Years later both Frank Capra and Dr. Seuss were a little embarassed by it for painting with too broad a brush, but certainly at the time it seemed the best thing to do, and you really can't blame them.  I don't.

Anyway, here it is.

https://www.youtube.com/watch?v=fCHeFjADTTs  

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Posted by Overmod on Tuesday, August 13, 2019 8:30 AM

Erik_Mag
You mean "Theodor Geisel"????

No, Seuss: the reference was to the nonsense rhyme in the narration, which to my knowledge Geisel did not use in most of his 'serious' work.

Although it does have to be said that Dr. Seuss never 'stooped' to using limericks!

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Posted by Erik_Mag on Tuesday, August 13, 2019 2:49 PM

I figured you were refering to the spelling of "Seuss", but decided to have a bit of fun. I did have a couple of classmates who did know the "real" Dr Seuss (of C14 fame) and made a point of that.

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Posted by Overmod on Tuesday, August 13, 2019 5:18 PM

Erik_Mag
I figured you were referring to the spelling of "Seuss", but decided to have a bit of fun.

I know; I was being mock-serious in riposte.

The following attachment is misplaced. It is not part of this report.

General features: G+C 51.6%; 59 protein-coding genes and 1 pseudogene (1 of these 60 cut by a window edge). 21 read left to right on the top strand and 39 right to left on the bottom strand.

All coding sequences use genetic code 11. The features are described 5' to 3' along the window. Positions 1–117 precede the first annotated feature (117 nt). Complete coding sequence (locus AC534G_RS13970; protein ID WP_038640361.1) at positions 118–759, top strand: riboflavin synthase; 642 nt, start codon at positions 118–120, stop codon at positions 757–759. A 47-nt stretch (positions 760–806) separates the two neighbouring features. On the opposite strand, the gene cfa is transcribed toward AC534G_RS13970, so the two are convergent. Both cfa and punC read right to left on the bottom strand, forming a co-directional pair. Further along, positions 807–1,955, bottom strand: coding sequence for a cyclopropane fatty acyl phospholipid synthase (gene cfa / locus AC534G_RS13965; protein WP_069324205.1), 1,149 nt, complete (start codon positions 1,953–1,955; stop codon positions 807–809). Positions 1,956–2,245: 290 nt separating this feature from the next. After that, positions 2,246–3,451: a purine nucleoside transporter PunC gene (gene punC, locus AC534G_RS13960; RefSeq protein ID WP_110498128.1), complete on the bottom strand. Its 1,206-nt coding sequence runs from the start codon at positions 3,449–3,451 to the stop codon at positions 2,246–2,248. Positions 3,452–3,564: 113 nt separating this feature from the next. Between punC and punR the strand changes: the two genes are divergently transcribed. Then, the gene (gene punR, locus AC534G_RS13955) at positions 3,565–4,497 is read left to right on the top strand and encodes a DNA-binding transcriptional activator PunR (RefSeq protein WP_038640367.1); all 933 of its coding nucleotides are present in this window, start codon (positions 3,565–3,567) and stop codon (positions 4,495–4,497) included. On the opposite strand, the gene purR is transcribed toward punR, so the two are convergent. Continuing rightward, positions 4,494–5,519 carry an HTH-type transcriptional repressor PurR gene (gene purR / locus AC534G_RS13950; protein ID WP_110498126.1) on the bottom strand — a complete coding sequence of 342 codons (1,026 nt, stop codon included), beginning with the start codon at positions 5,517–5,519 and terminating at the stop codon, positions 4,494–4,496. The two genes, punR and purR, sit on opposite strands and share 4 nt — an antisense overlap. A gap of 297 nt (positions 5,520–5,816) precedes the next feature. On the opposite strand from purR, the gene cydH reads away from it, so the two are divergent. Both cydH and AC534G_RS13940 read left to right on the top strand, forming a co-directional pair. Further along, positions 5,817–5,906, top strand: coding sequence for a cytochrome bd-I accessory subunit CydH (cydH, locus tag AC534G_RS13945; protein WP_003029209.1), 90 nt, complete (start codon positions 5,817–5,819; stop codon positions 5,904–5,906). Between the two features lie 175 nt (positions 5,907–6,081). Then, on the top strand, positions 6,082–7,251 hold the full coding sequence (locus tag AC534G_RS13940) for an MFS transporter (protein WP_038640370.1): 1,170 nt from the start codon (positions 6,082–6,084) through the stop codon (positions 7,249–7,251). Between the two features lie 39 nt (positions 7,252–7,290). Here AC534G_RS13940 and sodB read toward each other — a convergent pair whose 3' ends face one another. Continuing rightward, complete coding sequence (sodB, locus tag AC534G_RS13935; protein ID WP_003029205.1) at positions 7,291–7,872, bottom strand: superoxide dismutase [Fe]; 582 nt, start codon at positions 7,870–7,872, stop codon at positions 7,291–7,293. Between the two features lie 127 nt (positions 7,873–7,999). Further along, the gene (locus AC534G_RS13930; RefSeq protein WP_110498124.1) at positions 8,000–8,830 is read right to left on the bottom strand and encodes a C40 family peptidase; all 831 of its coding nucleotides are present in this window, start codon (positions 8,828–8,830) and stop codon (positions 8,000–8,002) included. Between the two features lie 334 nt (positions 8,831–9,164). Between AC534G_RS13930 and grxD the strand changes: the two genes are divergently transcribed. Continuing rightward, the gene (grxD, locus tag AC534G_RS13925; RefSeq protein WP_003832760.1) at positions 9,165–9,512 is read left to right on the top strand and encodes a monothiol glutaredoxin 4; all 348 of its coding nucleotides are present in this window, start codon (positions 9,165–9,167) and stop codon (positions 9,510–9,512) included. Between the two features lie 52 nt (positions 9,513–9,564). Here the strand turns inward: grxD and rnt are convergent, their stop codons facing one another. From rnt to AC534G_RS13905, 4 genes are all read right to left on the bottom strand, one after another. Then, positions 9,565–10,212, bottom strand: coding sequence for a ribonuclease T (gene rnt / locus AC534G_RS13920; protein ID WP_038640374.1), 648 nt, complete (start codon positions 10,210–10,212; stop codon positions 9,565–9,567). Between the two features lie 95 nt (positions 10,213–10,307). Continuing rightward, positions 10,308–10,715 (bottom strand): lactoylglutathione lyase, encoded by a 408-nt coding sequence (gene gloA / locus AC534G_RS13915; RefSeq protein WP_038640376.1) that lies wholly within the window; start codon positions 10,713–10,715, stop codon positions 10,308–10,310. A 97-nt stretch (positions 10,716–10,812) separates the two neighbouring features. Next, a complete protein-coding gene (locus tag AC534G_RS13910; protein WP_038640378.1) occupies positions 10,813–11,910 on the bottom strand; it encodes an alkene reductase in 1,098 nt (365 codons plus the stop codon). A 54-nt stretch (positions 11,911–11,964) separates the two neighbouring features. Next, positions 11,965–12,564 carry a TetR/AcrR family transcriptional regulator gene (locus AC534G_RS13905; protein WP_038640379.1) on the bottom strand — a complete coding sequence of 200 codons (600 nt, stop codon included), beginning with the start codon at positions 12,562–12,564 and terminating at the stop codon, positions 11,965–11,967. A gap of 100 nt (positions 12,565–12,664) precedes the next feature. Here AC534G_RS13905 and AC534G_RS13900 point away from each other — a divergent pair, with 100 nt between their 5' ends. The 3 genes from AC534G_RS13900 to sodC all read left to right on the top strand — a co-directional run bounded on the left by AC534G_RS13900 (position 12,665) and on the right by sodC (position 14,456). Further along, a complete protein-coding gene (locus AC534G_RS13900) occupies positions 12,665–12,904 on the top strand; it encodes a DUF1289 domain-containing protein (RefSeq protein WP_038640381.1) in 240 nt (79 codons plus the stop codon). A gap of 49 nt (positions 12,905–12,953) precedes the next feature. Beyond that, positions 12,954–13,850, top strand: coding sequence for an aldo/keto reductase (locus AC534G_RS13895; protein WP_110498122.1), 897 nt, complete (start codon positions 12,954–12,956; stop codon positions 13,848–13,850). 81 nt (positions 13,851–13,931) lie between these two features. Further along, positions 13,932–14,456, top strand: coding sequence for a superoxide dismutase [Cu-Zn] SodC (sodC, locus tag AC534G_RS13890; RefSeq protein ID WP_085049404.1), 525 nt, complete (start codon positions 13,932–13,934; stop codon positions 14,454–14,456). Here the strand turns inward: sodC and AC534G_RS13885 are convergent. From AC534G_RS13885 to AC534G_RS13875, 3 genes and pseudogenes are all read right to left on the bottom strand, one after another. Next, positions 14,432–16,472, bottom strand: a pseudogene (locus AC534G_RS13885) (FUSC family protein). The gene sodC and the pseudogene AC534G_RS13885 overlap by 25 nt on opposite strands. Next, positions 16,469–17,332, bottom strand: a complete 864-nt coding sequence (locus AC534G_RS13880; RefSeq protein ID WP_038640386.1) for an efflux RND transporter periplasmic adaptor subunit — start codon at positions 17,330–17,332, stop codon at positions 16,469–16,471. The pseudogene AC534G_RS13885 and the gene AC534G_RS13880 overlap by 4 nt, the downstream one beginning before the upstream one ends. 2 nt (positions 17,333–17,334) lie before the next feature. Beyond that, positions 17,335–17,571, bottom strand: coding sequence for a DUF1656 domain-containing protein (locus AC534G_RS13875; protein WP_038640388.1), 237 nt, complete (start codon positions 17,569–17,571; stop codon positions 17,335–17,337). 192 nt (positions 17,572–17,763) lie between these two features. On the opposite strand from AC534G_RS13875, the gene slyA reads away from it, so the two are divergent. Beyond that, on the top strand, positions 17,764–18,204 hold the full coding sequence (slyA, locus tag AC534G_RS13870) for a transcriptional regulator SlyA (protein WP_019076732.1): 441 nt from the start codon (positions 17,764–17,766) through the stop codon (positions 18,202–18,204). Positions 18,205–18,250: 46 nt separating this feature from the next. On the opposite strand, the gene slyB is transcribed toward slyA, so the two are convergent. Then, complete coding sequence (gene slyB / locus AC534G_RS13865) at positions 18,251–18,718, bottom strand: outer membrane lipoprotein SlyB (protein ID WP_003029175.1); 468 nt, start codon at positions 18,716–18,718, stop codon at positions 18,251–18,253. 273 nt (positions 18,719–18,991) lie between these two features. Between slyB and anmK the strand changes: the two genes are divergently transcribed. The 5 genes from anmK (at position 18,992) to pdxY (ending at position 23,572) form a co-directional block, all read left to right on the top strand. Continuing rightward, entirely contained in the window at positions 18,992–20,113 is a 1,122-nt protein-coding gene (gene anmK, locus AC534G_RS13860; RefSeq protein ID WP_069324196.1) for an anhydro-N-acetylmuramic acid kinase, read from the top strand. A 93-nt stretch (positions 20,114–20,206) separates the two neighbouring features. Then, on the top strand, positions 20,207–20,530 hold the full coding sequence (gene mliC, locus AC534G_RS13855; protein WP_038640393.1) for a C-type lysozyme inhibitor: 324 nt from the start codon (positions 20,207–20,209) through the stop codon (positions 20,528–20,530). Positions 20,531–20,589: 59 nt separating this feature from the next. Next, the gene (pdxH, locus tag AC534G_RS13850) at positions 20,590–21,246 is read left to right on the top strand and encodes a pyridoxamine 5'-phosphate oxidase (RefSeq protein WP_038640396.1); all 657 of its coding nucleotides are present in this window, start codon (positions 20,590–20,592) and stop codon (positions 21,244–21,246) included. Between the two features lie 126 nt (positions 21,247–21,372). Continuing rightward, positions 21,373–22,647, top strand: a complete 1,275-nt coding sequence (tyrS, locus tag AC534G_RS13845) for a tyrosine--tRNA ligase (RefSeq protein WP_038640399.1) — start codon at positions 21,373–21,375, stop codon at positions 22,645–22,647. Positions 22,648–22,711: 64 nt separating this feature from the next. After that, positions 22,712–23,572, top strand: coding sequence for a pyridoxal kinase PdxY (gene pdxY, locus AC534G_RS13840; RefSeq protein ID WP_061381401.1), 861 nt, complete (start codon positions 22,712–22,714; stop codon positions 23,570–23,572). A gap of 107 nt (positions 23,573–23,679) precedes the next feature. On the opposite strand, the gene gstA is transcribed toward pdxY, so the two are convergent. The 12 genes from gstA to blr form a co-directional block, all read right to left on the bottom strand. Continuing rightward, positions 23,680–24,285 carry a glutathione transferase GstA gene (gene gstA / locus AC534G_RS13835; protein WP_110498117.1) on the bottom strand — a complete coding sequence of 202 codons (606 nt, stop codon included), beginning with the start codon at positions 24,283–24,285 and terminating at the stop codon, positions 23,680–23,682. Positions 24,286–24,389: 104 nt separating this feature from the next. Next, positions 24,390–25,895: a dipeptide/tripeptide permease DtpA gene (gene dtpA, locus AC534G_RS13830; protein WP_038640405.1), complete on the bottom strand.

It was a sharp stick in the eye every time I looked at the original title...

(On the other hand, I started looking up etymology and, lo and behold! I've been using the word "suss" wrong for over 50 years!)

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Posted by M636C on Wednesday, August 14, 2019 7:48 AM

Overmod

Note the lovely little stainless-steel fox, contributed by Samuel Fox & Co (the stainless-steel specialist firm within United Steels) in 1935.  This celebrated or advertised (depending on the source you consult) the stainless trim on the locomotives and streamlined cars.  (I think this is Everbright, but have not found definitive confirmation so far on the Web)

 

 

I don't think the four silver A4s had any stainless trim, apart from the fox on "Silver Fox". The numbering was silver decals shaded blue and the name was similarly painted (after Gresley's daughter had the brass nameplates removed as not matching the image).

There certainly was stainless trim on the single "Silver Jubilee" train set. This was covered in textured plastic in a silver grey colour (similar to material used in bookbinding) but had metallic car numbers and window frames.

The later (1937) "Coronation" locomotives had extensive stainless steel trim, including the company letters and the cabside numbers. There were four two tone blue train sets (Two "Coronation", one "West Riding Limited" one spare (which also covered the "Silver Jubilee").

Other blue A4s like "Mallard" and "Sir Nigel Gresley" were built with yellow decals rather than the stainless but stainless numbers and letters appeared on more locomotives post WWII (I think "Eisenhower" may have been the first).

"Silver Fox's" logo might have led to the stainless trim on later locomotives....

Peter